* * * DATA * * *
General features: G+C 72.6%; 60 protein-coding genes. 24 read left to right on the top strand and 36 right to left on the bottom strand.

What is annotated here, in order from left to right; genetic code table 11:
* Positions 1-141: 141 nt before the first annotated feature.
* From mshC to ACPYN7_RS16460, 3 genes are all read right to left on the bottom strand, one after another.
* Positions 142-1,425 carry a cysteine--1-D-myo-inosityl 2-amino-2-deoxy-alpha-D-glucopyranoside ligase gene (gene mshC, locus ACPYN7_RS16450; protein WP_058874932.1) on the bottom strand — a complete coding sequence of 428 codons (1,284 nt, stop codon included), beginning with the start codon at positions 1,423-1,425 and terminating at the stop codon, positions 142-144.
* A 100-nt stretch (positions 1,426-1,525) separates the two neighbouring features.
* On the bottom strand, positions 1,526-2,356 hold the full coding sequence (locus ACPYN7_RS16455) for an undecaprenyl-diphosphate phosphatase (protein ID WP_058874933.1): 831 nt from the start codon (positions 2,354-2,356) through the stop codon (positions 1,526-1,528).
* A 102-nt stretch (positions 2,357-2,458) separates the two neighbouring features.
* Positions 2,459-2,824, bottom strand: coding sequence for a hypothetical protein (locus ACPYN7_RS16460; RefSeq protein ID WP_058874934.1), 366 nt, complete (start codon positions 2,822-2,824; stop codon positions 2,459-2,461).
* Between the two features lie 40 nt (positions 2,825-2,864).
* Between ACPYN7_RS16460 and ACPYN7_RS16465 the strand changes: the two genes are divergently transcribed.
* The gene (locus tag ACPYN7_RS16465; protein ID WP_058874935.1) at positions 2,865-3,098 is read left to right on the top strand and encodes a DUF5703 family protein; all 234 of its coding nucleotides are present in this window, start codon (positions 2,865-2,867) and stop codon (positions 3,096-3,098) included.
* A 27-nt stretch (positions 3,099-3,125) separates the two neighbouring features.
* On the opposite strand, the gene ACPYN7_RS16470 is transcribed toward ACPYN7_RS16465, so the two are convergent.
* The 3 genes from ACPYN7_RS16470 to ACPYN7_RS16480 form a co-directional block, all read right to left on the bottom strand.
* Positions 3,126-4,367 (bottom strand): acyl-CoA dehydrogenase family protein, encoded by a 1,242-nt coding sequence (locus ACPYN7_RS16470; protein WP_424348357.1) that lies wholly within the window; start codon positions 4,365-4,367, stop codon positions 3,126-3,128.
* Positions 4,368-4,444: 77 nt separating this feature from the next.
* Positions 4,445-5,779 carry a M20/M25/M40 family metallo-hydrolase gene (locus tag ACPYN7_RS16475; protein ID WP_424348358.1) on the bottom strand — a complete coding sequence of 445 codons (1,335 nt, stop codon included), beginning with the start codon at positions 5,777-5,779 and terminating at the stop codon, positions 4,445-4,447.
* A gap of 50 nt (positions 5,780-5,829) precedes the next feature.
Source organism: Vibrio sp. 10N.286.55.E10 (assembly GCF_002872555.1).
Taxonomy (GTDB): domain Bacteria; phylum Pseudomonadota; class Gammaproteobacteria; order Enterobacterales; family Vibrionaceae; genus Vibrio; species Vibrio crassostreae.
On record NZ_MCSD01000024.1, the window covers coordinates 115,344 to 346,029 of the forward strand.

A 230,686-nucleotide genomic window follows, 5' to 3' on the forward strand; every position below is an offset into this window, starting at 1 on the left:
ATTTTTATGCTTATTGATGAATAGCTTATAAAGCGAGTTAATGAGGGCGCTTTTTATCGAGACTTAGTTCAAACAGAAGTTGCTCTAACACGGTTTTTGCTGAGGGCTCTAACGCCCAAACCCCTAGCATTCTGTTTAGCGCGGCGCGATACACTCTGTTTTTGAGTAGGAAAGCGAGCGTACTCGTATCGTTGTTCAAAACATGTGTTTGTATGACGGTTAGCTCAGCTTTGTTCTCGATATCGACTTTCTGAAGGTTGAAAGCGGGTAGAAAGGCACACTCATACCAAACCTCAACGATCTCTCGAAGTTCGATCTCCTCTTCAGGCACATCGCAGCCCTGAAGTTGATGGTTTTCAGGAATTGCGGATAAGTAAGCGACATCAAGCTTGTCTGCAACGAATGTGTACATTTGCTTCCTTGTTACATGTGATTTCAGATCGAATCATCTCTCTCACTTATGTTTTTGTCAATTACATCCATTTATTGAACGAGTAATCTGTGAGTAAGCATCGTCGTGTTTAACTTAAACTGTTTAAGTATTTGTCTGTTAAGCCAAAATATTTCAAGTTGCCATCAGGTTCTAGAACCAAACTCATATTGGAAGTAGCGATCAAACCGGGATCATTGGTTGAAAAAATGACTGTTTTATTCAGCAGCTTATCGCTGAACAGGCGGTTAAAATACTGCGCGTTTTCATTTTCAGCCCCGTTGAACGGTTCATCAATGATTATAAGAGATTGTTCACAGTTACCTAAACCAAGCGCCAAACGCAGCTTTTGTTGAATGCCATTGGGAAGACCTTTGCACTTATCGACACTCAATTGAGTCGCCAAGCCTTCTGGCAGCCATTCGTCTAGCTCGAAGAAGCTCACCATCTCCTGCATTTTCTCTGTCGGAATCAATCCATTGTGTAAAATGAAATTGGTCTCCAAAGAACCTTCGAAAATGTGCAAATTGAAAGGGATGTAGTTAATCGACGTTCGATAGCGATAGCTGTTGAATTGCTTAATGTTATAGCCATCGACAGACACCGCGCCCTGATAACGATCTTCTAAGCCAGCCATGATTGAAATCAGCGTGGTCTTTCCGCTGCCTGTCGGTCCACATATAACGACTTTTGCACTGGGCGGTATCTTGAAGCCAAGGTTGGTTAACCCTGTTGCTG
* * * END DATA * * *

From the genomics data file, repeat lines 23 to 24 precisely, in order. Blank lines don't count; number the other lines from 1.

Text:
A 230,686-nucleotide genomic window follows, 5' to 3' on the forward strand; every position below is an offset into this window, starting at 1 on the left:
ATTTTTATGCTTATTGATGAATAGCTTATAAAGCGAGTTAATGAGGGCGCTTTTTATCGAGACTTAGTTCAAACAGAAGTTGCTCTAACACGGTTTTTGCTGAGGGCTCTAACGCCCAAACCCCTAGCATTCTGTTTAGCGCGGCGCGATACACTCTGTTTTTGAGTAGGAAAGCGAGCGTACTCGTATCGTTGTTCAAAACATGTGTTTGTATGACGGTTAGCTCAGCTTTGTTCTCGATATCGACTTTCTGAAGGTTGAAAGCGGGTAGAAAGGCACACTCATACCAAACCTCAACGATCTCTCGAAGTTCGATCTCCTCTTCAGGCACATCGCAGCCCTGAAGTTGATGGTTTTCAGGAATTGCGGATAAGTAAGCGACATCAAGCTTGTCTGCAACGAATGTGTACATTTGCTTCCTTGTTACATGTGATTTCAGATCGAATCATCTCTCTCACTTATGTTTTTGTCAATTACATCCATTTATTGAACGAGTAATCTGTGAGTAAGCATCGTCGTGTTTAACTTAAACTGTTTAAGTATTTGTCTGTTAAGCCAAAATATTTCAAGTTGCCATCAGGTTCTAGAACCAAACTCATATTGGAAGTAGCGATCAAACCGGGATCATTGGTTGAAAAAATGACTGTTTTATTCAGCAGCTTATCGCTGAACAGGCGGTTAAAATACTGCGCGTTTTCATTTTCAGCCCCGTTGAACGGTTCATCAATGATTATAAGAGATTGTTCACAGTTACCTAAACCAAGCGCCAAACGCAGCTTTTGTTGAATGCCATTGGGAAGACCTTTGCACTTATCGACACTCAATTGAGTCGCCAAGCCTTCTGGCAGCCATTCGTCTAGCTCGAAGAAGCTCACCATCTCCTGCATTTTCTCTGTCGGAATCAATCCATTGTGTAAAATGAAATTGGTCTCCAAAGAACCTTCGAAAATGTGCAAATTGAAAGGGATGTAGTTAATCGACGTTCGATAGCGATAGCTGTTGAATTGCTTAATGTTATAGCCATCGACAGACACCGCGCCCTGATAACGATCTTCTAAGCCAGCCATGATTGAAATCAGCGTGGTCTTTCCGCTGCCTGTCGGTCCACATATAACGACTTTTGCACTGGGCGGTATCTTGAAGCCAAGGTTGGTTAACCCTGTTGCTG